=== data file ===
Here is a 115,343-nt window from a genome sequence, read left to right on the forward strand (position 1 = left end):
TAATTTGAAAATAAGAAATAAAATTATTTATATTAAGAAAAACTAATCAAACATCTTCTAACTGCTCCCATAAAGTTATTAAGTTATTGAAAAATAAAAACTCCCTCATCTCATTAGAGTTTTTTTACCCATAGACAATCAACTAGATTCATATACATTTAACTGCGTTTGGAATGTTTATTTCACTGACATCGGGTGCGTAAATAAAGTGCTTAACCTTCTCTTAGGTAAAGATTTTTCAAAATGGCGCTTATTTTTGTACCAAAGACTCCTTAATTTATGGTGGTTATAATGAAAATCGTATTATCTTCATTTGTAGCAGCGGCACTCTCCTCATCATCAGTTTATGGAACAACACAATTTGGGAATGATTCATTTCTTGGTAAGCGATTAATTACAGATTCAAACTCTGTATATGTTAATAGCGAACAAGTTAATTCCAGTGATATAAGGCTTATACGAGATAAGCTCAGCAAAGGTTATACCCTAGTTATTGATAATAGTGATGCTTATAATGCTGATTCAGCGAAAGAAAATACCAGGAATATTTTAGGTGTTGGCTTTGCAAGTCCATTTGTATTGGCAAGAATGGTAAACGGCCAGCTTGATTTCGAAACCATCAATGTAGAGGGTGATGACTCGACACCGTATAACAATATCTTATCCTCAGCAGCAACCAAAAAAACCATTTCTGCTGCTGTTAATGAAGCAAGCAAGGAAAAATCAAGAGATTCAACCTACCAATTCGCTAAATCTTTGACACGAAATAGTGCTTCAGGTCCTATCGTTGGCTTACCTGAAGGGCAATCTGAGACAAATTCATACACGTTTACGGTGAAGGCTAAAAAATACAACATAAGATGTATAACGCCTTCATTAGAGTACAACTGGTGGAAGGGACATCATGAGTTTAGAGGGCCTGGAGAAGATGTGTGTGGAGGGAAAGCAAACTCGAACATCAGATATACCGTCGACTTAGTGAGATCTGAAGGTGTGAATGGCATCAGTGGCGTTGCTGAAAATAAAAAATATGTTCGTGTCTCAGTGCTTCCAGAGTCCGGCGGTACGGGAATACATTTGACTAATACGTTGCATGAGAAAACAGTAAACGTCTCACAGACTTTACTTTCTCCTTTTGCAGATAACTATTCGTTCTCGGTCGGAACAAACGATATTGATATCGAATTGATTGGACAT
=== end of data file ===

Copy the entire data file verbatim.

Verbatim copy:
Here is a 115,343-nt window from a genome sequence, read left to right on the forward strand (position 1 = left end):
TAATTTGAAAATAAGAAATAAAATTATTTATATTAAGAAAAACTAATCAAACATCTTCTAACTGCTCCCATAAAGTTATTAAGTTATTGAAAAATAAAAACTCCCTCATCTCATTAGAGTTTTTTTACCCATAGACAATCAACTAGATTCATATACATTTAACTGCGTTTGGAATGTTTATTTCACTGACATCGGGTGCGTAAATAAAGTGCTTAACCTTCTCTTAGGTAAAGATTTTTCAAAATGGCGCTTATTTTTGTACCAAAGACTCCTTAATTTATGGTGGTTATAATGAAAATCGTATTATCTTCATTTGTAGCAGCGGCACTCTCCTCATCATCAGTTTATGGAACAACACAATTTGGGAATGATTCATTTCTTGGTAAGCGATTAATTACAGATTCAAACTCTGTATATGTTAATAGCGAACAAGTTAATTCCAGTGATATAAGGCTTATACGAGATAAGCTCAGCAAAGGTTATACCCTAGTTATTGATAATAGTGATGCTTATAATGCTGATTCAGCGAAAGAAAATACCAGGAATATTTTAGGTGTTGGCTTTGCAAGTCCATTTGTATTGGCAAGAATGGTAAACGGCCAGCTTGATTTCGAAACCATCAATGTAGAGGGTGATGACTCGACACCGTATAACAATATCTTATCCTCAGCAGCAACCAAAAAAACCATTTCTGCTGCTGTTAATGAAGCAAGCAAGGAAAAATCAAGAGATTCAACCTACCAATTCGCTAAATCTTTGACACGAAATAGTGCTTCAGGTCCTATCGTTGGCTTACCTGAAGGGCAATCTGAGACAAATTCATACACGTTTACGGTGAAGGCTAAAAAATACAACATAAGATGTATAACGCCTTCATTAGAGTACAACTGGTGGAAGGGACATCATGAGTTTAGAGGGCCTGGAGAAGATGTGTGTGGAGGGAAAGCAAACTCGAACATCAGATATACCGTCGACTTAGTGAGATCTGAAGGTGTGAATGGCATCAGTGGCGTTGCTGAAAATAAAAAATATGTTCGTGTCTCAGTGCTTCCAGAGTCCGGCGGTACGGGAATACATTTGACTAATACGTTGCATGAGAAAACAGTAAACGTCTCACAGACTTTACTTTCTCCTTTTGCAGATAACTATTCGTTCTCGGTCGGAACAAACGATATTGATATCGAATTGATTGGACAT